One night, it might be the 3-year-old's favorite, "Peter Rabbit," the next it could be "Good Night Moon."
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That they are separated by an ocean doesn't seem to faze either person.
While grandfather reads, grandson laughs and asks questions.
It's all possible thanks to modern technology.
The two have become fluent in Skype — a software application that allows users to make voice and video calls over the Internet.
Harmon lives in Hagerstown, Ethan lives in England — but a little thing like distance doesn't keep them apart.
"I'm afraid that we'd be strangers if it wasn't for the computer," Harmon said. "It's the next best thing to being there."
There was a time when grandparents lived next door — sometimes in the same house.
Today, millions of American families are scattered around the world.
But that doesn't mean that grandparents have to be relegated to a token role in their grandchildren's live.
"The bond can develop," Harmon said. "It just becomes a bit more challenging."
Harmon said he feels it's important for families to relish intergenerational relationships. That's why he works hard at staying in touch with his grandson, who was born and lives thousands of miles away.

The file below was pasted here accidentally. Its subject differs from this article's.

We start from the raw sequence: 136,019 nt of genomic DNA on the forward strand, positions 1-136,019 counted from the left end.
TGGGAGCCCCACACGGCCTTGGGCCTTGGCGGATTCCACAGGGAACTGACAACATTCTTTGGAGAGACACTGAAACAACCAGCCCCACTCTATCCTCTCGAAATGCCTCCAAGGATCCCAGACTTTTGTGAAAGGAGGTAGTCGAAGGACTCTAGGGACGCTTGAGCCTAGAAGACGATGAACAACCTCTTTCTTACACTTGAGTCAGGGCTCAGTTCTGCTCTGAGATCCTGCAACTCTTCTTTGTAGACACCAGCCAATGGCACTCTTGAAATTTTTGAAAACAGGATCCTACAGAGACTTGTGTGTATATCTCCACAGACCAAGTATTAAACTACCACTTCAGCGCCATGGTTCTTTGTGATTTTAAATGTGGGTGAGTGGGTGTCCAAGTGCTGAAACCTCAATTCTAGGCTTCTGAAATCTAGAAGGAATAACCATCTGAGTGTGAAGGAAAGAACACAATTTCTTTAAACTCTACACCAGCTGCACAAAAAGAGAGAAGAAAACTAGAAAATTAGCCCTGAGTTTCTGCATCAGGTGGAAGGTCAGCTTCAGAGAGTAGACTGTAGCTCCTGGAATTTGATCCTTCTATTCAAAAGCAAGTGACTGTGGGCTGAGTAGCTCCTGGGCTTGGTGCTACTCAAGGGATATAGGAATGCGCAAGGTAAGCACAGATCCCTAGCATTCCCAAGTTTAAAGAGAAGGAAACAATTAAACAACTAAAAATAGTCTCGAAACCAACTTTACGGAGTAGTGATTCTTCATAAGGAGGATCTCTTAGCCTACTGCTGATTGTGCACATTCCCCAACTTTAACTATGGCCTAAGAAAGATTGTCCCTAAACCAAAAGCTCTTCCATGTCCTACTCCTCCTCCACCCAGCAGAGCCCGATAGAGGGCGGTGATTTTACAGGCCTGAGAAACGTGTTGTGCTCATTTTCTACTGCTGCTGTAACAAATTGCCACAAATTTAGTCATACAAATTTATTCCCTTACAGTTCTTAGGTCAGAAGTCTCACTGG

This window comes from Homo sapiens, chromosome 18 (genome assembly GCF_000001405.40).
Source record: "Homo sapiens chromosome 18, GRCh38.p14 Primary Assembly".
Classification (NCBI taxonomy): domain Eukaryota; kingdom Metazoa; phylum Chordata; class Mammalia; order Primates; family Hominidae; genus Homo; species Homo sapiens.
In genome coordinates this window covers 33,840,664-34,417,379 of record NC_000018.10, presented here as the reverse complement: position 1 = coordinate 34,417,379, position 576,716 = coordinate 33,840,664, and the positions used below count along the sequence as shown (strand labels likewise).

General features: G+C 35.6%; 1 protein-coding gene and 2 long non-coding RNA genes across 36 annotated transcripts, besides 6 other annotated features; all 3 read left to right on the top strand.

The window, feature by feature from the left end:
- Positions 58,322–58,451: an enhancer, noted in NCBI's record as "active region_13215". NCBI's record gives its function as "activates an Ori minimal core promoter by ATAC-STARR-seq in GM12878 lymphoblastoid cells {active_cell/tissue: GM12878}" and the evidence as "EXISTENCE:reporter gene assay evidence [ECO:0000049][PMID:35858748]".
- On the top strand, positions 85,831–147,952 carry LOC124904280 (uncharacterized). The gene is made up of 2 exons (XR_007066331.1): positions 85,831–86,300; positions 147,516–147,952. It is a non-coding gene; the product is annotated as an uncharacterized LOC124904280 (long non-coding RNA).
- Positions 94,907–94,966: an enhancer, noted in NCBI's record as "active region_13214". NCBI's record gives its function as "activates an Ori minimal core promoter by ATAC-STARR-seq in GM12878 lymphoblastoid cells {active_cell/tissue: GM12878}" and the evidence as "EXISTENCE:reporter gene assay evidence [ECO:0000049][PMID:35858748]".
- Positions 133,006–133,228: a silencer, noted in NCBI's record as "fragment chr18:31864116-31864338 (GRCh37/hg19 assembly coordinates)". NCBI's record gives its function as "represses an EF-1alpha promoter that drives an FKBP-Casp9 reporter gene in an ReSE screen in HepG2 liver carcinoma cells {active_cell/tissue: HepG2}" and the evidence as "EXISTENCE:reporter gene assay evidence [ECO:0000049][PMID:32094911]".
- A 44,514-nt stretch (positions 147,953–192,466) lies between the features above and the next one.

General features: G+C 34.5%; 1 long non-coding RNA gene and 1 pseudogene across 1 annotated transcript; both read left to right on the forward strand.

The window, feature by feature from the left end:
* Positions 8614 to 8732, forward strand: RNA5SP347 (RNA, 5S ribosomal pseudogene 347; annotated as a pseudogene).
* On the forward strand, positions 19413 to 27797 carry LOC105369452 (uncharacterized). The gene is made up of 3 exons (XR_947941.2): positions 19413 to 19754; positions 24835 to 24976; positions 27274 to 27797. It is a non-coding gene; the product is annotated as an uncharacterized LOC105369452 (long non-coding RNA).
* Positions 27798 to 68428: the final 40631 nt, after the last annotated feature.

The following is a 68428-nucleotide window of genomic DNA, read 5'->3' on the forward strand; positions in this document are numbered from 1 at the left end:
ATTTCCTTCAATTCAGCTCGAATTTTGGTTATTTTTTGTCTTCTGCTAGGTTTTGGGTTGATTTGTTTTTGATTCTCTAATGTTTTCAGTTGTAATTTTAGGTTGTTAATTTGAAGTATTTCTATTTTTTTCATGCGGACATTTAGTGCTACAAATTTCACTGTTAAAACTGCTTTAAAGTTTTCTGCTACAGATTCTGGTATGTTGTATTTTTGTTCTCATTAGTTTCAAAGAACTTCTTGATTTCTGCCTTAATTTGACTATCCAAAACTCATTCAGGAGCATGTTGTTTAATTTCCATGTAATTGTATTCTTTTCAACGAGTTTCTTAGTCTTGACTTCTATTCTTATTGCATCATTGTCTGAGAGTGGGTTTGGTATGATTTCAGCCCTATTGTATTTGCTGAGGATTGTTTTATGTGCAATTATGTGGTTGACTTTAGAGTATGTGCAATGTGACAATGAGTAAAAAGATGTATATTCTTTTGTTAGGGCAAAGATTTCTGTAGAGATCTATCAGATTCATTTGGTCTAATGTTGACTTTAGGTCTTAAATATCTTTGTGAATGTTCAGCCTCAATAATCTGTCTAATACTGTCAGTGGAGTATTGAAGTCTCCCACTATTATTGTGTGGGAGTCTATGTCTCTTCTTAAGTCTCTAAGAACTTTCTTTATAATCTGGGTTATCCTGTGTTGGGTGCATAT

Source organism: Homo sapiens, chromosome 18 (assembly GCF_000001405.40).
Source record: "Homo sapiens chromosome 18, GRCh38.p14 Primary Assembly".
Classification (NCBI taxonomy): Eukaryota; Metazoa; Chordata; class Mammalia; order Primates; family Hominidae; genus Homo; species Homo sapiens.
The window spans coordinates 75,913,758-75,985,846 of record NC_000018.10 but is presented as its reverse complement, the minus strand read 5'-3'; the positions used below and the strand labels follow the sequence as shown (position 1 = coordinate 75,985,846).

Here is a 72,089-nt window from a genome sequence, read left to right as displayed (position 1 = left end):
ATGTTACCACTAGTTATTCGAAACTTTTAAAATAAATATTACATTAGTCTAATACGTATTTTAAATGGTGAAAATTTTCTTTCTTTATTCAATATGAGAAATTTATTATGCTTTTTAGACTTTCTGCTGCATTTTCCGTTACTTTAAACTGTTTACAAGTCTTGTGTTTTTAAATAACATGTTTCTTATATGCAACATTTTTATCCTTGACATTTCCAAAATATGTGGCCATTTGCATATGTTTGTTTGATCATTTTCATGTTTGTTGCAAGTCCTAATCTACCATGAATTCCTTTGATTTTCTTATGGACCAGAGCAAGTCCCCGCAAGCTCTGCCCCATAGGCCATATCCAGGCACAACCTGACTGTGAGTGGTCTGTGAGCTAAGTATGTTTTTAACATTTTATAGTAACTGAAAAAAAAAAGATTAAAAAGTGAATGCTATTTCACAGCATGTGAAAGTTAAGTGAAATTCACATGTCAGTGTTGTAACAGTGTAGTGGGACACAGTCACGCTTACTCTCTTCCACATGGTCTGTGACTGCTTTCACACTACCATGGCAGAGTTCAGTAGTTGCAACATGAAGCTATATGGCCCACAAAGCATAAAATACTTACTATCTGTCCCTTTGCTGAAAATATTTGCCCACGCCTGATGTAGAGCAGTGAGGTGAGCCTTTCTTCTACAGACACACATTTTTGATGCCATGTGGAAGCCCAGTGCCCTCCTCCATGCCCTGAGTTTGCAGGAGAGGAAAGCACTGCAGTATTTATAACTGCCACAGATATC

Nearly half of American grandparents live more than 200 miles from at least one of their grandchildren, according to an AARP study, which also found that about two-thirds of grandchildren see one set of grandparents only a few times a year.
But many long-distance grandparents are finding creative ways to stay in touch, the study noted — including emails and using Skype.
Dara Bergel Bourassa, assistant professor at Shippensburg University and director of the school's gerontology program, said you can't underestimate the importance of maintaining intergenerational relationships, regardless of how many miles separate you.
"Grandparents have always been an important aspect of support for the family," she said. "Grandparents provide the adult children and grandchildren with the opportunity to learn from their personal history."
Bourassa recently wrote about the importance of fostering relationships between grandparents and grandchildren in an article published in Psikologji, an Albanian psychology magazine.
"One of the joys of grandparenting is seeing the life cycle continue," she said. "It is extremely interesting to see the grandchildren's personalities and physical characteristics develop. And one of the delights of grandparenting is that they often have the time to spend with their grandchildren, generally due to retirement."